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  8. Shogmaster

    Shogmaster Pen Pro - Senior Member Senior Member

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    Wait, so no X-men? :(
     
  9. JoeS

    JoeS I'm all ears Senior Member

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    Thanks, I appreciate it! Somewhat interesting, BUT: this was published in Scientific Reports, which is not a top level journal (despite the top level domain being Nature.com). Also, note that in five years it was cited a total of 24 times, of which five times by the lead author himself! So not a super high impact paper. Another paper by this same author is entitled "On the biophysical mechanism of sensing upcoming earthquakes by animals". It's perhaps not quite in the crackpot category, but this author does seem to gravitate toward out-there topics.

    As for the manuscript, it starts with six pages of extremely basic stuff: oscillatory fields give oscillatory motion of ions around and in cells. Fine. If you demand that the ion starts at position zero and you pick a cosine-like oscillatory solution (he does), you need a non-zero average position (offset). But.. the author says "this doubles the amplitude (it doesn't), and that's going to be even worse with repeated pulses". That's nonsense. I haven't read the last bit very carefully, but the first impression of this paper is "not super credible".

    Before worrying about such effects, I would at least look for guidance from official sources (any government regulations from developed countries, I think the USA still belongs in that group) and highly cited papers in highly respected journals. It's good to learn more, but it's easy to go down the rabbit hole of conspiracy theories and hypochondria without a firm understanding of the physics or biology.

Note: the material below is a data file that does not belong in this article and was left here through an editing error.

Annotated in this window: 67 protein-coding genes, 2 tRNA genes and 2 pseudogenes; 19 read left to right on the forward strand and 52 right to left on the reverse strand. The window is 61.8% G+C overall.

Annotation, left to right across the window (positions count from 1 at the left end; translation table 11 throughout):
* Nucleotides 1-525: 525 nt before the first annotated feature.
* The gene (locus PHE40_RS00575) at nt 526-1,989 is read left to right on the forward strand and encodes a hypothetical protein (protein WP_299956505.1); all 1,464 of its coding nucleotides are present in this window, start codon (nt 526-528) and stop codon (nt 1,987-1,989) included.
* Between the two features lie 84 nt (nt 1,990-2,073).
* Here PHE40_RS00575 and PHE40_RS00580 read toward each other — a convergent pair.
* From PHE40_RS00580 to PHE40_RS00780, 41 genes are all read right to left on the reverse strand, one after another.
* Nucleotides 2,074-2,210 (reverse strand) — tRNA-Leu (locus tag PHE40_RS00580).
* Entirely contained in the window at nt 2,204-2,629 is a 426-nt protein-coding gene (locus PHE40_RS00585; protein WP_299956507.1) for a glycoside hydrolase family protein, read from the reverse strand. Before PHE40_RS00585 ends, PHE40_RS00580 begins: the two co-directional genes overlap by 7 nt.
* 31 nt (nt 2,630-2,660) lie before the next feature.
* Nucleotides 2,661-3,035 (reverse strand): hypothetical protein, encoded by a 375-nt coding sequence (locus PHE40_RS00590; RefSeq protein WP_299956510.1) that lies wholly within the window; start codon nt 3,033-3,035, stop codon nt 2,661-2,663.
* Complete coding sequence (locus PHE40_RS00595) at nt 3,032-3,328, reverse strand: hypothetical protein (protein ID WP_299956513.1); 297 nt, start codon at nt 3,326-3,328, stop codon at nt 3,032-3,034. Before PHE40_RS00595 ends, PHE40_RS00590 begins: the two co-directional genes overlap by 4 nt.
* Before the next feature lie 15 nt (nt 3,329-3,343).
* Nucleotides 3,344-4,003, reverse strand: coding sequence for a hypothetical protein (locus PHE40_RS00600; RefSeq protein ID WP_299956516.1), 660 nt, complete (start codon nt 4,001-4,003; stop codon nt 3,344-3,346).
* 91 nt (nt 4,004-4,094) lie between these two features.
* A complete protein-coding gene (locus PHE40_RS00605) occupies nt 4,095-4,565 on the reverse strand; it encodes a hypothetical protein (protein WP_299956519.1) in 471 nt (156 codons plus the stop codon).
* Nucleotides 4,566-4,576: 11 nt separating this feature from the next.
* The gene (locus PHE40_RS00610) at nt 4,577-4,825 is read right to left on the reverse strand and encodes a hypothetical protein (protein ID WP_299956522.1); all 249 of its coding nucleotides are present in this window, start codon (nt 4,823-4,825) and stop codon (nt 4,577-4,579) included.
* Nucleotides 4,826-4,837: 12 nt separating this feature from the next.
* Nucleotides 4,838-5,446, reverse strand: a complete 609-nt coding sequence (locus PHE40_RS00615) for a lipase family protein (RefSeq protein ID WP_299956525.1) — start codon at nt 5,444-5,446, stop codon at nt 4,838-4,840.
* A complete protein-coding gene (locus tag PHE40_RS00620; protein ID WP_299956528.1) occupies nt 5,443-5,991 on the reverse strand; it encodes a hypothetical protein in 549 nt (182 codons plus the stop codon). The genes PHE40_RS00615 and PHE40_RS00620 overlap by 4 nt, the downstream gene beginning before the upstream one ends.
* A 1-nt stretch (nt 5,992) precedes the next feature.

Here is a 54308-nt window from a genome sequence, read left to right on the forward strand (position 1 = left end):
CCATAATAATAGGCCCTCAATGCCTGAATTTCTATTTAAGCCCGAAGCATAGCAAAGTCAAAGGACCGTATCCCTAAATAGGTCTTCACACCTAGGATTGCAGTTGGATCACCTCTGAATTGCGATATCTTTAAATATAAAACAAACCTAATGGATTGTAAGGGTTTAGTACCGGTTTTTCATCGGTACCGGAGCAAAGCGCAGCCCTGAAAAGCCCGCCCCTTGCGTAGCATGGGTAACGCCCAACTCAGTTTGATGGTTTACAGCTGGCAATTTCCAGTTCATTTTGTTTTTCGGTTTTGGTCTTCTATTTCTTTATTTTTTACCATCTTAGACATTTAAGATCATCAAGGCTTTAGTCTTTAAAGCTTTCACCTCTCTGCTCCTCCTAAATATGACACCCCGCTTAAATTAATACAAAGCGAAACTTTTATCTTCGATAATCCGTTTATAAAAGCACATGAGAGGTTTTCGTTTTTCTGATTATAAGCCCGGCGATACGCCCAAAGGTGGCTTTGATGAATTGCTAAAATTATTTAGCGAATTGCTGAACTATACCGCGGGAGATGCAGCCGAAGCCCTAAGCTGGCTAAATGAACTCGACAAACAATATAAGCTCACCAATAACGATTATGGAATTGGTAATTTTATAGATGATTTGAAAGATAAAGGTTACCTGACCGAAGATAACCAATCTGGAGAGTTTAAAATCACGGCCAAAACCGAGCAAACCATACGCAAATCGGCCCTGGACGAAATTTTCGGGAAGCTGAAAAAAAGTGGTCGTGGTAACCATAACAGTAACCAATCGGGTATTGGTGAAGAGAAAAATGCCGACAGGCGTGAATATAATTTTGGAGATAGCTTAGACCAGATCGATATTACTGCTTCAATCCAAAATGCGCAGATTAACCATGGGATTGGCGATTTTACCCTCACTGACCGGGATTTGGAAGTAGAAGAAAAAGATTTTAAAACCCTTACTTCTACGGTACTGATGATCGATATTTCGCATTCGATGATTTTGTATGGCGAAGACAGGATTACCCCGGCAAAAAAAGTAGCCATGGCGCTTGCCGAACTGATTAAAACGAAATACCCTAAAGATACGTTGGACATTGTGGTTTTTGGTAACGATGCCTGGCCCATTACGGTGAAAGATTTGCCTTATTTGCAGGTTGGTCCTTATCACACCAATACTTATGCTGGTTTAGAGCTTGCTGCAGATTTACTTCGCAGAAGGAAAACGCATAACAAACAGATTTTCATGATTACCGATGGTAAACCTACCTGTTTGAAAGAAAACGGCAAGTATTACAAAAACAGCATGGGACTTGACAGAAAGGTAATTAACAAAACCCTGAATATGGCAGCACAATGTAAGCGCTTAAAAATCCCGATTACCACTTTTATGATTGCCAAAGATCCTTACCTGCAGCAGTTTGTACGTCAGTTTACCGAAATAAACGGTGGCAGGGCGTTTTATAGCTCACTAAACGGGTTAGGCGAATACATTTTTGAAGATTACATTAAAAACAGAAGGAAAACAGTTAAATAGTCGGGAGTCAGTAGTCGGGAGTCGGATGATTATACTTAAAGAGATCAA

All that said, it's fair to say that natural sources are typically not as monochromatic and polarized as man-made sources, and yes, this would make ions in biological tissue move differently (possibly larger distances, likely in a more "back and forth" rather than randomized manner), but the fact that not everybody is ringing the alarm bells makes me think that the amplitudes are small, and the effects near-negligible. In my non-expert opinion! :D
     
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  10. thatcomicsguy

    thatcomicsguy Pen Pro - Senior Member Senior Member

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    Oh, I wouldn't try to persuade anybody that EM poses a threat to them. It's not my job or interest. It occupies approximately the same neighborhood of cultural relevance as astrology, (of which I'm also a big fan), so there's about as much point trying to sell it to the general population as trying to convince them to collect plastic G.I. Joe figures from the 80's or to take up snorkeling.

    I treat it as a (very intense) hobby. Consequently, my avenues of investigation can afford to be based on fringe connections since they don't affect anybody but me and my fellow tinfoil hatters. (Tinfoil doesn't work, btw. But you'd only know that if you're subscribed to the newsletter. Har har!)